MEC Carlisle slams Cape toll roads

2013-04-15 08:52

CAPE TOWN - Western Cape transport MEC Robin Carlisle has slammed the proposed Winelands toll roads stating that “it was concocted by the ANC National government.”

He said the proposal was created by the ANC national department of transport whilst the ANC was in power in the Western Cape.
The ANC National Minister of Transport publicly wrote to the ANC Premier Ebrahim Rasool to ask if the Province objected to the toll road.


According to Carlisle, “No objections were received from the ANC provincial government, and so the ANC National Minister instructed the SA National Roads Agency (an entity which reports to the Minister and whose board and CEO are appointed by him) to go ahead and toll the two busiest roads in the province.”


The proposed concession route along the N1 extends from west of the R300 interchange through to Sandhills. The N2 portion of the proposed toll road concession extends from west of the R300 to Bot River. According to Sanral, 106km  of the N1 and 70km of the N2 would be tolled.

Sanral would consider an “open road toll” system as used in Gauteng, where remote sensing devices were positioned on gantries and on vehicles.

The project was authorised by the environmental affairs department and a record of decision was issued in September 2003.
Carlise says that voters were not consulted and objections were “ignored”.

He said: “At no time had the voters of the province asked for these toll roads, and at no time were they consulted until, far down the process, a limited public participation occurred. Every single submission received in that public participation was against tolling.

“The objections were replied to but otherwise ignored. The Winelands toll road was an ANC project from beginning to end. It was concocted by the ANC National government; approved by the ANC provincial government and is being implemented by an agency that reports to, and is financed by, the ANC government.”
Carlise said there has not been any objection to the toll road from members of the ANC and has questioned the “deafening silence” from ANC provincial leader Marius Fransman.

The MEC has called on Western Cape voters to object to the implementation of toll roads: “When voters go to the polls in April 2014, the contract work on the toll road would not yet have begun, regardless of the outcome of the court challenges.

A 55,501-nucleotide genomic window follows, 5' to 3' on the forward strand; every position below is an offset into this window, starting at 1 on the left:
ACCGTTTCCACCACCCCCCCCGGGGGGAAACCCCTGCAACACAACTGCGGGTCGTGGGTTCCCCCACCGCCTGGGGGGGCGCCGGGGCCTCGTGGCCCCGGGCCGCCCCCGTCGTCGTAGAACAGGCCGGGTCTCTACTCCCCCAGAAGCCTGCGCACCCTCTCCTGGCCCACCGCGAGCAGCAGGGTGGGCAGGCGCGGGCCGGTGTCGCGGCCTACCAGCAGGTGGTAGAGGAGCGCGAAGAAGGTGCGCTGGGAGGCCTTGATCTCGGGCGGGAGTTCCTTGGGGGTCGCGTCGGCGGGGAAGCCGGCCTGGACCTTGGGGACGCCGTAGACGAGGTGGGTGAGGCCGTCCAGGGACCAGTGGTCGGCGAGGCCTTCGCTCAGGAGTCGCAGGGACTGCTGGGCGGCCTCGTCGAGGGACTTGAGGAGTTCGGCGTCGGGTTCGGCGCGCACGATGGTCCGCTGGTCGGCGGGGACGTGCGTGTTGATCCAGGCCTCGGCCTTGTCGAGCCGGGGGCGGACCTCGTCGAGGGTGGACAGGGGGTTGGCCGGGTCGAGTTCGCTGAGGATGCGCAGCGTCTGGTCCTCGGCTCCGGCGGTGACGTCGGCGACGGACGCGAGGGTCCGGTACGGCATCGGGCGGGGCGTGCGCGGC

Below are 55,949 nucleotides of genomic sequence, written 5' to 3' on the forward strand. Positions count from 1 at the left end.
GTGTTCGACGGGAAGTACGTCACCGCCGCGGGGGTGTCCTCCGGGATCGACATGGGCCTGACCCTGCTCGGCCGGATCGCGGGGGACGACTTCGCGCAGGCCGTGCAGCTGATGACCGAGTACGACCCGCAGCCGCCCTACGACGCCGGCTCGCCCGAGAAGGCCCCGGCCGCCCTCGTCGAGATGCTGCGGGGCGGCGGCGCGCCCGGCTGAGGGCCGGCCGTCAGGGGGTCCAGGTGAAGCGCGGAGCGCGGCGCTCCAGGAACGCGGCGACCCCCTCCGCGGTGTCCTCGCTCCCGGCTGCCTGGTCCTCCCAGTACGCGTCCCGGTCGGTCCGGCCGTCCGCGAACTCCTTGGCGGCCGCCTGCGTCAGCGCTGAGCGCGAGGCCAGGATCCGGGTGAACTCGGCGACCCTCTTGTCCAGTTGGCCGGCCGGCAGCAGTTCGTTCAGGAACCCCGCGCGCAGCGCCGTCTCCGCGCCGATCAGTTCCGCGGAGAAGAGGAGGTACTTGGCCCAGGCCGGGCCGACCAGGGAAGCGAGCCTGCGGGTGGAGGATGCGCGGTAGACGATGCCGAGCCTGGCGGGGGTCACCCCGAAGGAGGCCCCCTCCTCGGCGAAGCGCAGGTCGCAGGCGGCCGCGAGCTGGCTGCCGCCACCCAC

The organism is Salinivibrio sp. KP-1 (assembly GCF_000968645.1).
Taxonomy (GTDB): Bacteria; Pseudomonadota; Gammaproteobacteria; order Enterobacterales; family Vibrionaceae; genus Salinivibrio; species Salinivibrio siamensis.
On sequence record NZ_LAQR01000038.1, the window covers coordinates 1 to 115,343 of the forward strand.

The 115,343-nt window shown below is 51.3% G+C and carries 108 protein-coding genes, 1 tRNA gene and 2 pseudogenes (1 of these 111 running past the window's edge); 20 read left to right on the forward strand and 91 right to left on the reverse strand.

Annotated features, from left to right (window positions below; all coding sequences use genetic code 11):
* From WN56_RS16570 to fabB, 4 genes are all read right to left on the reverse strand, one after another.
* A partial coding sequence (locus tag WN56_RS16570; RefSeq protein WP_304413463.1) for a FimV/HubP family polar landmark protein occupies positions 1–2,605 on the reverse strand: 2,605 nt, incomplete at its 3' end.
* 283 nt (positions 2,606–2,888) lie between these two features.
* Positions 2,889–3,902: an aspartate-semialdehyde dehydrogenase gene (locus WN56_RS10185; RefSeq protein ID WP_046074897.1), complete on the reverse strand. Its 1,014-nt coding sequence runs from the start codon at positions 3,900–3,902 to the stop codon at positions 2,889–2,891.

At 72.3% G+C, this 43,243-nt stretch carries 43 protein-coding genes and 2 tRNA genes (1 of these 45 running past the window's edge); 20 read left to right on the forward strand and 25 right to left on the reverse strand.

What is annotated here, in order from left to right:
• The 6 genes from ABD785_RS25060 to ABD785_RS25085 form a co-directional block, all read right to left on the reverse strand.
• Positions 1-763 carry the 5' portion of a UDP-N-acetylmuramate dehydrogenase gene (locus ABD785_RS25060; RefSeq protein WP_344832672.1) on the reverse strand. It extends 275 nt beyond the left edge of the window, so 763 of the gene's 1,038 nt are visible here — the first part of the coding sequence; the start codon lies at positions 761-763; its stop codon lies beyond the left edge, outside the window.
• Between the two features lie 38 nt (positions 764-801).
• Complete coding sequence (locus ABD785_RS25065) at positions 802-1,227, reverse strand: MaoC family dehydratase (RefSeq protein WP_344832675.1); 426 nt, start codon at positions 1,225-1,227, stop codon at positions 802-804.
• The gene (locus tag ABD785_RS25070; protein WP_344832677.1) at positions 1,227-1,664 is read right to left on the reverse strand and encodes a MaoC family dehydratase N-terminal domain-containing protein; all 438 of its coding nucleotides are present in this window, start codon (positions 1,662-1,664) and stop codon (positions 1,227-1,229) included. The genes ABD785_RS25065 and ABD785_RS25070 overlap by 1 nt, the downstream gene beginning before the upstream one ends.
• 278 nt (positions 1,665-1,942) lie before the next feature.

“Every vote for the ANC in the April 2014 election will be a vote for the toll road. Every vote against the ANC, regardless of for which party, will be a vote against the toll road.
I call on the voters of the Western Cape to show the ANC the real teeth of a functioning democracy.”


The City of Cape Town said an interdict application to put the Winelands toll project on hold will be heard in May 2013 in the Western Cape High Court.

Brett Herron, the City of Cape Towns mayoral committee member for roads and transport, said: "The interdict application will be heard in the Western Cape High Court on May 16, when the city will seek an order to interdict Sanral (South African National Roads Agency) from taking any steps to implement the proposed N1-N2 Winelands toll highway project.

"Sanral refuses to provide a complete record of documents that are relevant to the toll road project, including how much the project will cost and what toll fees are likely to be levied.

"As a consequence of Sanral’s refusal to provide a complete record of documents, the city also brought an application to compel Sanral "to disclose them."

Email us and we’ll publish your thoughts on Wheels24!



  • jango.za - 2013-04-15 09:50

    Hell no - f*ck the ANC - stay out of the Western Cape, you bunch of retards!

  • Peter H A Müller - 2013-04-15 09:55

    No! We already paid for those (and future) roads via the fuel levy. First audit the fuel levy (income/expenditure recon) and only than we can see if we need a tolling system.

  • pages:
  • 1